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Walk-behind Trowels - Increase productivity and improve quality

Power trowels are used for floating and finishing large concrete slabs or on concrete that is too stiff to otherwise handle utilizing manual tools. Compared to ordinary hand tools, power trowels significantly increase production and reduce costs by their ability to finish more square footage of a slab area per day. At the same time they improve quality of the concrete surface and help to maintain flatness on the slab.

There are a variety of walk-behind trowels to choose from on the market.  Industry standard sizes range from 24” edging trowels to 48” inch models which are all used on a wide range of projects.   Finishers working with hand tools can finish 300 to 600 square feet per day, whereas using a 36” power trowel they can finish 700 to 1500 square feet per day depending on conditions.

Besides the diameter size of a walk-behind trowel with most common being 24”, 36” and 48”, walk-behind trowels can also be divided into three categories.

    1. General finishing – This is a good place for contractors that are just starting out or expanding their concrete business from hand tool finishing to power trowels. They will greatly increase their production time, reducing costs and increasing the quality of the slab.
    2. High horsepower models – the added weight and power are especially suited for use during floating where higher torque is desired and are helpful in certain environmental conditions such as hot, windy weather.
    3. Variable speed trowel – typically used by the contractor who needs a wide speed range (20-200 rpm) typical in industrial flooring applications.

Most concrete finishing jobs are based on size. Walk-behind trowels are best suited for smaller jobs and getting into areas where ride-on trowels cannot access due to architectural design or preinstalled plumbing, etc.  However, applications for walk behind trowels are far reaching from residential slabs and include, commercial-industrial floors or use on high rise decks.  A guideline that can be considered is that if a contractor needs to finish less than 3000 square feet a day a walk-behind unit is a good choice.  Any contractor finishing more than that per day can justify a 36” ride-on trowel.

Beside the size of the job, environmental conditions and if the job site is inside or outside should be considered when selecting a walk-behind trowel.  For example, if the outside conditions are especially hot, dry and windy, some contractors prefer a high-horsepower model, which provides  higher torque for low speed floating while providing additional weight during the finishing phase.  For cool weather finishing, smaller light weight trowels become the finisher’s choice.  For the professional who routinely finishes industrial floors, a variable transmission trowel provides a wide speed range for low speed, high torque floating through high-speed burnishing all in one machine.

A concrete mix that contains more than three percent entrained air should be finished by utilizing hand tools and not be given a hard trowel finish with a power trowel.  Trowel selection has no influence on the concrete setting, however, knowing when the right time to begin power floating with a trowel and how to get started can influence the finish.  A general rule of thumb for starting a first pass is when you can leave only a 1/8-inch deep footprint on the surface.  Many variables effect this decision including the size and weight of the machine, the rate the concrete is setting, the speed and efficiency of the operator and the specifications of the particular slab.  The first pass should be with float blades, combo blades or float disks (Not all walk behind trowels are suitable for pan floats, check with the manufacturer for recommendations). The blades should almost be flat with a slight pitch.  Consecutive passes should be made perpendicular to the previous one.  This ensures a flatter floor. As the floor sets the pitch of the blades should increase.  For maximum productivity beginners should consult with a local technical college, or with a manufacturer who offers a training program for complete operation and finishing training before operating a power trowel.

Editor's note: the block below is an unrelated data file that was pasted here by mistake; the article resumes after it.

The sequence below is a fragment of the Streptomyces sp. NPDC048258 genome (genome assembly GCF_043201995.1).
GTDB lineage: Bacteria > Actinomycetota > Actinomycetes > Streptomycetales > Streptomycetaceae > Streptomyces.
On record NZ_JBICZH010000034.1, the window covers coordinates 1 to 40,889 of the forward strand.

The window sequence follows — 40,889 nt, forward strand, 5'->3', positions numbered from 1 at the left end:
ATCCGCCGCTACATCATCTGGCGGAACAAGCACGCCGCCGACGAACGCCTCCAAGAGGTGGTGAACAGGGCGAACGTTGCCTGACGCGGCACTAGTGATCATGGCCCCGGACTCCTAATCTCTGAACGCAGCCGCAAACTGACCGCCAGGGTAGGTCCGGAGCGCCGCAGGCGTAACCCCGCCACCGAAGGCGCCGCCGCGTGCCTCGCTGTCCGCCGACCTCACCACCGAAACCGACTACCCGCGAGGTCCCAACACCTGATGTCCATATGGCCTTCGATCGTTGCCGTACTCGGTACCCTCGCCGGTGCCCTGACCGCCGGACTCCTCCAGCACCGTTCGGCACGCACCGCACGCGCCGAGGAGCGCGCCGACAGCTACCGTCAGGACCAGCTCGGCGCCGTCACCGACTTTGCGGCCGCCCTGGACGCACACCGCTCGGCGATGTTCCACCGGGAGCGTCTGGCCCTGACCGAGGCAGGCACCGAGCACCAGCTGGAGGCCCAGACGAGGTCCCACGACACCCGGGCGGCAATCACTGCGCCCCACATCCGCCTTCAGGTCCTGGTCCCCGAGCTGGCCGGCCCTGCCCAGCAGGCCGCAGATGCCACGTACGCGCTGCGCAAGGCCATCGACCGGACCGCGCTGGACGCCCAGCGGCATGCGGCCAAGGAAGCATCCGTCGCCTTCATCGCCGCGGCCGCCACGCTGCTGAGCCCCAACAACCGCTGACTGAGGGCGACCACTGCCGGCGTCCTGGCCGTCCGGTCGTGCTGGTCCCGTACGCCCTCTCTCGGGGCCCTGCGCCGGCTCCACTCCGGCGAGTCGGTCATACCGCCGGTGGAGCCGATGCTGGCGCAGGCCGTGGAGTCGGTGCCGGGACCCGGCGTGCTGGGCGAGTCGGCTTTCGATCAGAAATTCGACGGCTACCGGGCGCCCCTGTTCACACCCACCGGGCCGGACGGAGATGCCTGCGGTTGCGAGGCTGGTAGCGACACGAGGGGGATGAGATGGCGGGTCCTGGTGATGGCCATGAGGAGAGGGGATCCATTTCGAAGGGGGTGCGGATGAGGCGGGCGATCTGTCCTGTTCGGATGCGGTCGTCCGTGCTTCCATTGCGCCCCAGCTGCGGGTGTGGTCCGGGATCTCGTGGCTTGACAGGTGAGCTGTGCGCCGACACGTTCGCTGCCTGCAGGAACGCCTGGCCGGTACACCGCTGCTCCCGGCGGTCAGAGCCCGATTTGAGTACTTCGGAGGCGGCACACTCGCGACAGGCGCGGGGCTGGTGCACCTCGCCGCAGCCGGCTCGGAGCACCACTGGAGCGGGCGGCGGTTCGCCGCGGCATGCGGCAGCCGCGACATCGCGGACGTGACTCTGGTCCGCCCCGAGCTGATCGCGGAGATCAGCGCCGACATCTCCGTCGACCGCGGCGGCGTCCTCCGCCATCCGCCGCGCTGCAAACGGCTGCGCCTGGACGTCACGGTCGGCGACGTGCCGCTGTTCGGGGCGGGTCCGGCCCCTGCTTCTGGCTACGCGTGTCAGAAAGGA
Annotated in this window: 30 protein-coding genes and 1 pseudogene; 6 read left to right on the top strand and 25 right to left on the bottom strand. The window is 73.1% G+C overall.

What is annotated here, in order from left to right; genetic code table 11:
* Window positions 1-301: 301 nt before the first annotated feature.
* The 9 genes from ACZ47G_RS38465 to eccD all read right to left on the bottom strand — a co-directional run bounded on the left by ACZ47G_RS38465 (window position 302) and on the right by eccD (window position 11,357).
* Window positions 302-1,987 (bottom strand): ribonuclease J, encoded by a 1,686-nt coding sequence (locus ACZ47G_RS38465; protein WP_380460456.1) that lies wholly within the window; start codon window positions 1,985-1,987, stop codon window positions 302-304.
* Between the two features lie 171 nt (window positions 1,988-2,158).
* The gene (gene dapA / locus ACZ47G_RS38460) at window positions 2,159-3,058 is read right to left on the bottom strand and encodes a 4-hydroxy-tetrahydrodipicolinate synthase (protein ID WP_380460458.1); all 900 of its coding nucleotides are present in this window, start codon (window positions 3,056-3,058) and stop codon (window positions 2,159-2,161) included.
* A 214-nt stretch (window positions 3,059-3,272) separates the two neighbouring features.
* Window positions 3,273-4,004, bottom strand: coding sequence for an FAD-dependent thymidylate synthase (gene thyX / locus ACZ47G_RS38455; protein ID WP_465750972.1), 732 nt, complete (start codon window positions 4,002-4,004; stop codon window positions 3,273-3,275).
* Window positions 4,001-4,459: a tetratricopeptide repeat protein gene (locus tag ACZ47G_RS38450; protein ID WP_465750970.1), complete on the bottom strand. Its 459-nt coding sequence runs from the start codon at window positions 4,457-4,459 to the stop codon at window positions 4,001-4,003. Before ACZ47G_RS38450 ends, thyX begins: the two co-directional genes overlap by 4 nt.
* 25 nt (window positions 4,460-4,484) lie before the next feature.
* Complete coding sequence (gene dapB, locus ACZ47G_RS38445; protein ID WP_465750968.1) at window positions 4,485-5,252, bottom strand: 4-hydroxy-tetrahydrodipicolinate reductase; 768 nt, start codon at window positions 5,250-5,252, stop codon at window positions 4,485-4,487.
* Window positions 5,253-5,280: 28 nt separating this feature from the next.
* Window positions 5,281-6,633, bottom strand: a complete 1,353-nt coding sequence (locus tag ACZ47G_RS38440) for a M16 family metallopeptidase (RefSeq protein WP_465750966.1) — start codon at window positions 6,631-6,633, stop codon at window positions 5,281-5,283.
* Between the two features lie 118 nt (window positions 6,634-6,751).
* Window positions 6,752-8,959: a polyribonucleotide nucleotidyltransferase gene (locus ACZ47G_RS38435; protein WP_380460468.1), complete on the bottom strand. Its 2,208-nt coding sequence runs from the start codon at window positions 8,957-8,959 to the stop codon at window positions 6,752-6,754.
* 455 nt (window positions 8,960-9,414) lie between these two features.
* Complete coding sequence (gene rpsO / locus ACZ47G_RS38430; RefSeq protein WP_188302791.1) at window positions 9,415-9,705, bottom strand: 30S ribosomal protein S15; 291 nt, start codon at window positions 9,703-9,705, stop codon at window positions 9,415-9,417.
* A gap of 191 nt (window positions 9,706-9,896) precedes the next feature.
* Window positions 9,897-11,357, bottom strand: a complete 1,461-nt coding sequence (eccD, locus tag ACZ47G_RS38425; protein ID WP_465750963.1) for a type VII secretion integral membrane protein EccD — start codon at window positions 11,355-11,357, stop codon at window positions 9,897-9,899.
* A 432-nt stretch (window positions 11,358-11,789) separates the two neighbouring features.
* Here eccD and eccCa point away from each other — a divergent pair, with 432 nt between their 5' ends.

Like any piece of construction equipment, contractors also need to consider a variety of features that contribute to performance, reliability and ergonomics. 

Many features are based on contractor preference such as the additional weight on higher horsepower models or the variable transmission for a wide speed range.  Selection of pitch control, either dial up or lever activated, are factors to consider along with adjustable handle options, edging features, engine options, and balance which enhances the overall feel of the machine to the operator.    Of course operator comfort and ergonomics is extremely important for concrete finishers.  It’s really all about production.  The longer an operator can use a trowel without fatigue, the more productive he will be.  Final note about safety:  Operator safety is another factor to consider when reviewing walk-behind trowel options.  Making sure that the trowel meets or exceeds industry safety standards is important and manufacturers are making great gains in this area.  Contractors should select a machine with a solid runaway handle stop mechanism and one that has a protective guard ring covering the rotating blades that meets all safety standards.  Features such as these are especially important when new or less experienced operators are using the units.